Wednesday, January 28, 2009

This Is Your Brain On Football

As a big fan of this sport I found this story particularly disturbing:

Until recently, the best medical definition for concussion was a jarring blow to the head that temporarily stunned the senses, occasionally leading to unconsciousness. It has been considered an invisible injury, impossible to test -- no MRI, no CT scan can detect it.

But today, using tissue from retired NFL athletes culled posthumously, the Center for the Study of Traumatic Encephalopathy (CSTE), at the Boston University School of Medicine, is shedding light on what concussions look like in the brain. The findings are stunning. Far from innocuous, invisible injuries, concussions confer tremendous brain damage. That damage has a name: chronic traumatic encephalopathy (CTE).

On Tuesday afternoon, researchers at the CSTE released a study about the sixth documented case of CTE in former NFL player Tom McHale, who died in 2008 at the age of 45, and the youngest case to date, an 18-year-old multi-sport athlete who suffered multiple concussions.

While CTE in an ex-NFL player's brain may have been expected, the beginnings of brain damage in an 18-year-old brain was a "shocking" finding, according to Dr. Ann McKee, a neuropathologist at the Veterans Administration Hospital in Bedford, Massachusetts, and co-director of the CSTE.

"We think this is how chronic traumatic encephalopathy starts," said McKee. "This is speculation, but I think we can assume that this would have continued to expand."

CTE has thus far been found in the brains of six out of six former NFL players.

"What's been surprising is that it's so extensive," said McKee. "It's throughout the brain, not just on the superficial aspects of the brain, but it's deep inside."

CSTE studies reveal brown tangles flecked throughout the brain tissue of former NFL players who died young -- some as early as their 30s or 40s.

McKee, who also studies Alzheimer's disease, says the tangles closely resemble what might be found in the brain of an 80-year-old with dementia.

"I knew what traumatic brain disease looked like in the very end stages, in the most severe cases," said McKee. "To see the kind of changes we're seeing in 45-year-olds is basically unheard of."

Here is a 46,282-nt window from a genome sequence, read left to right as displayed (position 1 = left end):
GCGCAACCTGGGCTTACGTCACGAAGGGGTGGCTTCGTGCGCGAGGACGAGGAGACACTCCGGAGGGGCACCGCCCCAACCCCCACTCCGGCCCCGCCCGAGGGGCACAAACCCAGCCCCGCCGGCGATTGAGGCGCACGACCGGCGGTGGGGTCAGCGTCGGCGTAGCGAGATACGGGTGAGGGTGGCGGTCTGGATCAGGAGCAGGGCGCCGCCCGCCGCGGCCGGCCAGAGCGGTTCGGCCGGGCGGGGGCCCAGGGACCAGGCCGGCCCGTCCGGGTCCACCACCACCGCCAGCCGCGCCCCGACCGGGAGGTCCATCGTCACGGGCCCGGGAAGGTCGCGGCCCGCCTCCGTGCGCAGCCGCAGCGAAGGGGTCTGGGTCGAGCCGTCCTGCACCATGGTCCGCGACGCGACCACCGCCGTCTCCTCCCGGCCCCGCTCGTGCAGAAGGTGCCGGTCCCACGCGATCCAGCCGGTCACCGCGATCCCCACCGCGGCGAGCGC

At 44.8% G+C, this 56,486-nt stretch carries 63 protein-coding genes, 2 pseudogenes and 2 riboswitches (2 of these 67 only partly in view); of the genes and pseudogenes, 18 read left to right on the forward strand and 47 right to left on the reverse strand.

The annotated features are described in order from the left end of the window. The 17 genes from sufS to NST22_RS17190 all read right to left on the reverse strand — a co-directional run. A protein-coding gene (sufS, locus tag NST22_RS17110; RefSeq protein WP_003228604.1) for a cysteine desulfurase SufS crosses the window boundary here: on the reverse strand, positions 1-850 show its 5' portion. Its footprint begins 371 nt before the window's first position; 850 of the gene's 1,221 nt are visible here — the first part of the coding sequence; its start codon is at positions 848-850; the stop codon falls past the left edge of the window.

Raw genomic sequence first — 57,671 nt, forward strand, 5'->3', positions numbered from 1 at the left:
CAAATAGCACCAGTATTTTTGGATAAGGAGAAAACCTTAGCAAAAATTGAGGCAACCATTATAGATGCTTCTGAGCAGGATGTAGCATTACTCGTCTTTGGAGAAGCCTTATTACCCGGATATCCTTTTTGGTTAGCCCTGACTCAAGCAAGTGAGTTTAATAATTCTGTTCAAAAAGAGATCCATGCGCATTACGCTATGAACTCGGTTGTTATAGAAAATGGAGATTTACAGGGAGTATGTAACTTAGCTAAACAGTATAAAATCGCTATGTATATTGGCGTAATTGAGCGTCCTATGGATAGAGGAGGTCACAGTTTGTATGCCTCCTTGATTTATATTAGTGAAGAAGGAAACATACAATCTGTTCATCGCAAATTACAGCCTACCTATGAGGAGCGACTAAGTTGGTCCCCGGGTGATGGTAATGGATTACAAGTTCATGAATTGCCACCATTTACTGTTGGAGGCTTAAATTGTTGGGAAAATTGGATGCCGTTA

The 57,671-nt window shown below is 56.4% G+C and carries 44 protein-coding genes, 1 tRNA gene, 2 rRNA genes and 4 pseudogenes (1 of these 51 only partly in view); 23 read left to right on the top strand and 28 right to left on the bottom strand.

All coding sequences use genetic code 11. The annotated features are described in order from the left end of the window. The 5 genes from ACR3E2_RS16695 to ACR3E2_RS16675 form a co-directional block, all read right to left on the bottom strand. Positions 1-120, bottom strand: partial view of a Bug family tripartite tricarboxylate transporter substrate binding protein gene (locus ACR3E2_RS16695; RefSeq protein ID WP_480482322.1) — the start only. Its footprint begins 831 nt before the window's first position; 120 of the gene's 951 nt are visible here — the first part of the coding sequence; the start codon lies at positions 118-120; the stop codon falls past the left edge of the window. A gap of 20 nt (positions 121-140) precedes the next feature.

I was pretty unhappy as a kid when my momma decided that she wasn't going to let me play football; in Texas, that's tantamount to denying your children permission to see the next Harry Potter flick, forever. It's stories like this one and others that make me very thankful that she was so protective.

(hat tip: Shannon)

[Update: It seems that Andrew Sullivan has linked to the same news story and titled his post just as I have (I wrote this post last night after getting an email from my sister) but a quick perusal of the blogosphere shows that many have done the same so I feel less like an inadvertent plagiarist but also slightly less clever as well.]


Mahndisa S. Rigmaiden said...

01 28 09

Thanks for posting this. I always asked what a concussion was but never got a sound answer. This answers a question all the way from childhood! Whoa!

And not playing football in Texas is strange! My parents denied my brother the privilage of playing football because my mother was a strong pacifist at some point. But since my brother is ultra machisimo, this seemed to have scarred him. Every now and then over a few drinks he still might bring it up how it pissed him off so much.

I guess you are more independent in your thinking or don't have the need to pulverize other dudes. When I was a little girl, I used to play football with the neighborhood boys. That is until my mother forbade me because she was afraid I would get sterilized by injury or get brain damage.

Apparently her fears were somewhat justified!

JBW said...

Thanks for reading, Mahndisa. I love football and simultaneously don't feel the need to beat the crap out of other guys. I'd say your momma and mine were both more prescient than they seemed at the time.